His commitment to the will of God was evident early in Jesus’ life. At the age of 12 Jesus stayed in Jerusalem after His parents began the journey back to Nazareth. His parents finally found him after three days of searching. When they found Jesus He was in the temple discussing the Word of God with the teachers of the law. His mother rebuked him because she and Joseph had searched for him with sorrow. Jesus’ response was, “Did you not know that I must be about my Father’s business?” Jesus’ commitment to doing the will of God was unchanged twenty years later. Nothing was going stop Him from being preaching the message of repentance.

Earlier in Jesus’ ministry He taught His disciples, “He that loveth father or mother more than me is not worthy of me: and he that loveth son or daughter more than me is not worthy of me.” (Matthew 10:37) Jesus’ taught that serving the Lord must be most important, even more important than family. Everything must take second place to God. Jesus modeled that attitude when confronted by His family. He made clear that the work of the Lord was most important to Him.

Jesus’ response seems a bit harsh. When seen in its proper light it is understood as a faithful response to a distraction from the work of preaching the message of His kingdom it. Jesus was not being unkind. He was refusing to be turned aside from the most important task. He was showing that nothing is more important than the message of salvation. Even family.

Did Jesus have a sense of humor?

A light hearted question has been bouncing around the church for the last several weeks. Did Jesus have a sense of humor? Did He clown around and crack jokes with the disciples? This intriguing question is made more interesting by the absence of any direct Biblical statement on the subject. Care must be taken to avoid carelessness or irreverence in attempting to answer this question. However, from this seemingly silly question can be drawn some reasonable conclusions about the character of Jesus.

Laughter is not evil. “A merry heart doeth good like a medicine.” (Provers 17:22) Ecclesiastes 3 says there is a time to laugh. In Luke 6 Jesus promises those who weep now will laugh in days to come. Jesus was fully human, but without sin. Laughter and humor are not sinful things. One can reasonably assume Jesus found humor in life.

Some important disclaimers must be made about what Jesus’ humor may have been like. Jesus never said anything that was trivial or pointless. Everyone will give an account of every idle word spoken. (Matthew 12:36) Jesus never said anything that was idle or would bring Him into disfavor with God. Jesus never found sin amusing. He did not joke about immorality or idolatry. He did not find amusement in any wickedness. (Ephesians 5:3-4) He did not make fun of others or find amusement at their expense. (Ephesians 4:31-32) Jesus’ humor was always a holy humor. (Hebrews 4:15)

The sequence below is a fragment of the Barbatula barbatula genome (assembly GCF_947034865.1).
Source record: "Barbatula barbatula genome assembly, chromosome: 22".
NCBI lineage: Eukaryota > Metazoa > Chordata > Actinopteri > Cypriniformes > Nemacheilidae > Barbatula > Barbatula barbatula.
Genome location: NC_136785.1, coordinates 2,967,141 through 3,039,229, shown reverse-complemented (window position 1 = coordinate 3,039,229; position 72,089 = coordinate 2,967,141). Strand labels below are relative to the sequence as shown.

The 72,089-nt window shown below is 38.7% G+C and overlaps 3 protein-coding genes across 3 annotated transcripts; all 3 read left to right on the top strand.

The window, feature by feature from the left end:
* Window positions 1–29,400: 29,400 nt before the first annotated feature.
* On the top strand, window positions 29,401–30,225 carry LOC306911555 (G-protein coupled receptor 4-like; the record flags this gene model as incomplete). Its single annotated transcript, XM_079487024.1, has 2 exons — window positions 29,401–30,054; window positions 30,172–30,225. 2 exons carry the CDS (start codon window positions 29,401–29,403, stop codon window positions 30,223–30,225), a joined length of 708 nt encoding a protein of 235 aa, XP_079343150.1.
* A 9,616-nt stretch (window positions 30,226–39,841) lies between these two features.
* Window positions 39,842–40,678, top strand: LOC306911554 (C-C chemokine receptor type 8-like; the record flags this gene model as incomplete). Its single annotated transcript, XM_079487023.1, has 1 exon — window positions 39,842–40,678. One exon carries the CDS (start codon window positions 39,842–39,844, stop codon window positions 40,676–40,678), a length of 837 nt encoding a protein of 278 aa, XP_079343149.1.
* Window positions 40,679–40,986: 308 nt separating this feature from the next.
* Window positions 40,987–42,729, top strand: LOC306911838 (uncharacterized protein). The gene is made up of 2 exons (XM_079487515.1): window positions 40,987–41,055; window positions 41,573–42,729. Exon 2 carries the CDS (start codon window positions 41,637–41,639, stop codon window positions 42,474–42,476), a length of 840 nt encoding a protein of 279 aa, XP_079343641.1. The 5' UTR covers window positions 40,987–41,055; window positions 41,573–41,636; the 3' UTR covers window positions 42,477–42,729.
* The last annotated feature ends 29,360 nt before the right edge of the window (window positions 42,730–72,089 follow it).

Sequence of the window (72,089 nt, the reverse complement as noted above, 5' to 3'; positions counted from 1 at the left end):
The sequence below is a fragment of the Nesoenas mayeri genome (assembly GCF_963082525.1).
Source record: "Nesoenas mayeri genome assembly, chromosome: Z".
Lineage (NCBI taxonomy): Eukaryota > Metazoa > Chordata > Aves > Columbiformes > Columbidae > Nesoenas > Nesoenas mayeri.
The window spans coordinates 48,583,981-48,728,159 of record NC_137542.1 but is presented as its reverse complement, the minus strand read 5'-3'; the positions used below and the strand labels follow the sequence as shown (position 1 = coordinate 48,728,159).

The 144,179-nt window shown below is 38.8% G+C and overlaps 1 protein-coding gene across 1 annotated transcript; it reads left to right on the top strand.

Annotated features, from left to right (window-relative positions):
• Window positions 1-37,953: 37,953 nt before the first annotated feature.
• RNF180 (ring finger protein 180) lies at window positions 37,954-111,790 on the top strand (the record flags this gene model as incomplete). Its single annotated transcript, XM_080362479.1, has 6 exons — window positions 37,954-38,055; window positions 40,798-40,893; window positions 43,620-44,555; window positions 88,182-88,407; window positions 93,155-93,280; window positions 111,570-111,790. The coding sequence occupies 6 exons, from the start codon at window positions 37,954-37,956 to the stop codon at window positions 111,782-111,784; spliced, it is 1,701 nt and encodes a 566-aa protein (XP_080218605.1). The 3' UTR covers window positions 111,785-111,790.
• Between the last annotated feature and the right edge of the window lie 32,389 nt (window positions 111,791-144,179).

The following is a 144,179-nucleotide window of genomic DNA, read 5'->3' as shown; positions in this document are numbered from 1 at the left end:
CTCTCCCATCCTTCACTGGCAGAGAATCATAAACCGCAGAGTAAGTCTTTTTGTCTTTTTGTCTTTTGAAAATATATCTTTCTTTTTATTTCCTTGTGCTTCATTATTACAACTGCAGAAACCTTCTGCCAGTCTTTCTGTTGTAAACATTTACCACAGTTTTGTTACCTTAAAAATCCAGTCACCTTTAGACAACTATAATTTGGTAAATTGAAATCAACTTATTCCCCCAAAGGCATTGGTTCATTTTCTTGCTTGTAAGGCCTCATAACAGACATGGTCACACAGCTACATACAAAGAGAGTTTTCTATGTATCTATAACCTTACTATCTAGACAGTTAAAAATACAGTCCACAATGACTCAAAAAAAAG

Many of Jesus’ parables present situations which are ridiculous, ironic, absurd or unexpected. These shocking statements may have been humorous to some of his hearers. The statement, “It is easier for a camel to go through the eye of a needle” is a ridiculous statement. It’s absurdity is humorous- and pointed. The parable of the men who were invited to a feast but offered a bunch of lame excuses has an element of humor because of the ridiculousness of the situation. People that swallow camels whole but struggle to choke down gnats are a humorous example of great folly. The ludicrousness of lighting a candle and hiding it under a basket is evident and may have caused some of Jesus’ hearers to smile at its obvious absurdity.

Care must be taken to not confuse humorous situations or ridiculous comparisons with comic joviality. Jesus was not a humorist. His teachings and works were earnest and serious. Nor should we read anything as if Jesus said something merely to be funny. Every parable and contrast taught eternally important truths.

Despite all that has been said about the possibility of Jesus having a sense of humor, the Bible never describes Jesus as laughing, telling a joke, or pulling a prank. A person can safely assume Jesus had a sense of humor but the Bible is completely silent about it. We have the definite statement, “Jesus wept,” but nothing comes close to stating, “Jesus laughed.” Why the silence on Jesus’ humor? The Bible doesn’t tell us that either. The best answer seems to be found in the statement that Jesus was “A man of sorrows, and acquainted with grief.” A jesting Jesus has little place in the New Testament record of His tragically serious work to redeem men through His death on the cross.